APG, BII explain how views around ESG targets are evolving

A company’s intentions and targets are no longer enough for investors, according to the two asset owners.
APG, BII explain how views around ESG targets are evolving

The road to being favoured by asset owners will soon need to be paved with tangible, funded action plans on how to ensure environmental, social and governance (ESG) standards.

The commitment to ESG in corporations has to move from intentions and targets on paper into ongoing execution from the business, according to Asia representatives of Dutch APG Asset Management and British International Investment (BII).

One key focus point should be on commitments to cutting greenhouse gas emissions to as close to zero as possible, with any remaining emissions to be reabsorbed from the atmosphere by oceans, forests, and the like, the audience heard at AsianInvestor’s Southeast Asia Institutional Investment Forum in Singapore on November 22.

Park Yoo-kyung,
APG Asset Management

“What I see is that the management of most companies is well articulated about their ESG program and sustainability plans. But it is a very different picture when they talk about capex (capital expenditure) and opex (operating expenditure) plans, and projects that show how they can get there,” Park Yoo-kyung, head of responsible investment and governance in Asia Pacific at APG Asset Management, said.

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While most company CEOs say they want to achieve net-zero by 2050, some companies may only have about 5% of its energy coming from renewable energy, Park elaborated. When the Dutch pension fund manager then asks about capex plans to achieve net-zero and replace the fossil fuel business, the companies might not have a plan in place.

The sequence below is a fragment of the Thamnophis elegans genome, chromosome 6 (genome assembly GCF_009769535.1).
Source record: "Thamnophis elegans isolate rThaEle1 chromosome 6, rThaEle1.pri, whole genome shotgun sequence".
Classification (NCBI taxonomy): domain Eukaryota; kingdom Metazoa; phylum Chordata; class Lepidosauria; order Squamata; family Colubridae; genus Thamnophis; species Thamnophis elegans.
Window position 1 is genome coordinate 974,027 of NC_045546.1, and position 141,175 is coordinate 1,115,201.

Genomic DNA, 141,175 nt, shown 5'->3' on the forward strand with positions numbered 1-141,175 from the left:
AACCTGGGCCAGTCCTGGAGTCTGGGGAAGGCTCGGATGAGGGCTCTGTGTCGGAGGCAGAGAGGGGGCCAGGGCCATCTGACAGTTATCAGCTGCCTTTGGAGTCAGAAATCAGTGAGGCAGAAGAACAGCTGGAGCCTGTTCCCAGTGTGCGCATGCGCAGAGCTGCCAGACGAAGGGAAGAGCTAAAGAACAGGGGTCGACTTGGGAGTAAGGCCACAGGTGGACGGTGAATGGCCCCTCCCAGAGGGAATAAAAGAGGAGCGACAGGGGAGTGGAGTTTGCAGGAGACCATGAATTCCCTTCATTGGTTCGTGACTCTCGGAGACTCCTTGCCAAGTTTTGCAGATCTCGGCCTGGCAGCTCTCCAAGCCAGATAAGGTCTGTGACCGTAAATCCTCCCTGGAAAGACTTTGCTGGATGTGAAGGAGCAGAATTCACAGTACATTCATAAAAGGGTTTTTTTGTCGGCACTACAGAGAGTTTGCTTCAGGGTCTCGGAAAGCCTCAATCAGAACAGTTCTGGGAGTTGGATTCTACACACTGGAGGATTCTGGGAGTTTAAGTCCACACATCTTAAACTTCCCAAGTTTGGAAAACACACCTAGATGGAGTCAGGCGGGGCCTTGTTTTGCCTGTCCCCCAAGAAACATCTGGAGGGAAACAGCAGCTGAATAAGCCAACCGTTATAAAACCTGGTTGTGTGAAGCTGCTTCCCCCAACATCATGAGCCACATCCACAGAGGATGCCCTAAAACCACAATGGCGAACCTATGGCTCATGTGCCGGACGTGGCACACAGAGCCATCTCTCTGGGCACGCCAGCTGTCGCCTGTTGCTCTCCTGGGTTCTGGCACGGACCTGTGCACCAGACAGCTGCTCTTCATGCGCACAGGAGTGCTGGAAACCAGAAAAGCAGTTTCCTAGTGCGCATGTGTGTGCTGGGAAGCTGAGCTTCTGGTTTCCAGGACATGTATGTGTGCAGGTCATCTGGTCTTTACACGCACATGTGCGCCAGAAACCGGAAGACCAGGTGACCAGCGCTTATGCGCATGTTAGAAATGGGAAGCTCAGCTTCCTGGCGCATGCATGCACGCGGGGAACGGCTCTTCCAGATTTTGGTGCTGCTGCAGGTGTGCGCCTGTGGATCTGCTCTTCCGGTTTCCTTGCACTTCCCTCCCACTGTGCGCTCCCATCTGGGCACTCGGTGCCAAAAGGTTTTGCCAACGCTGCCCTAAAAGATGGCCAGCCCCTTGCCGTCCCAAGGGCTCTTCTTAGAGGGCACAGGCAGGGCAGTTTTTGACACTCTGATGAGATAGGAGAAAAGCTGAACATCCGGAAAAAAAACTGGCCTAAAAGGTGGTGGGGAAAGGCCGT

“Many are waiting for some new tech knowledge to appear in, say, 2035, and if they then put their money in before 2050, they believe they will achieve net-zero,” Park said.

Instead, companies’ efforts towards net-zero need to be measured and mapped, according to Park. And while many companies lack this step, some have managed to create the required action plans, for instance by budgeting with planting trees as emission compensation or establishing renewable energy plants for self-supply.

“When companies present plans to establish solar panels and wind farms, then I actually trust them. Without that, I think nothing is going to happen. When it comes to ESG and climate change action, we can't be a spectator, we must be an actor, we have to be in the game and then put our money there,” Park said.


Srini Nagarajan, BII

Srini Nagarajan, managing director and head of Asia at BII, agreed that companies and asset managers need to have a clear proof of plans for achieving net-zero compliance.

“In the asset owner community worldwide, it's difficult to raise money today if you do not have minimum standards on environmental policies,” he said.

BII is the development finance institution of the UK government and has, since 2011, focused on the emerging markets of South Asia and Africa.

In these emerging markets, Nagarajan pointed out the responsibility that investors and asset managers have beyond just picking the right champion companies that will effectively grow their business. 

“If you're a value investor taking a term risk in any organisation as an equity investor, you better take care of the environment around you. Otherwise, you're doing yourself and the investment a disservice, and you might as well be an ETF investor, make your money and leave,” Nagarajan said.


Both Nagarajan and Park believe that investments need to have an impact beyond profits, and that ESG efforts must be evident.

BII normally sets up ESG committees in companies where it invests. Such committees deal with non-financial matters but are also responsible for cascading the ESG agenda further down the value chain and ensuring that the effects can be seen.

“ESG should be an inherent part of the risk management framework throughout an organisation, not just at a very senior level. And it should be measurable because what is measured is managed,” Nagarajan said.

On the social side, BII looks at skilling as a very important part of its social impact.

“In every solar site we have invested in in South Asia, we started a skilling centre to reskill people, [particularly women], from coal to renewable energy, so that they are immediately employable,” Nagarajan said.

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Park pointed out that when she talks to institutional investor peers, most have ESG teams in place. As integration into investments happens and ESG becomes the norm rather than a discussion, this paves the way to focusing on impact and the opportunities that follow.

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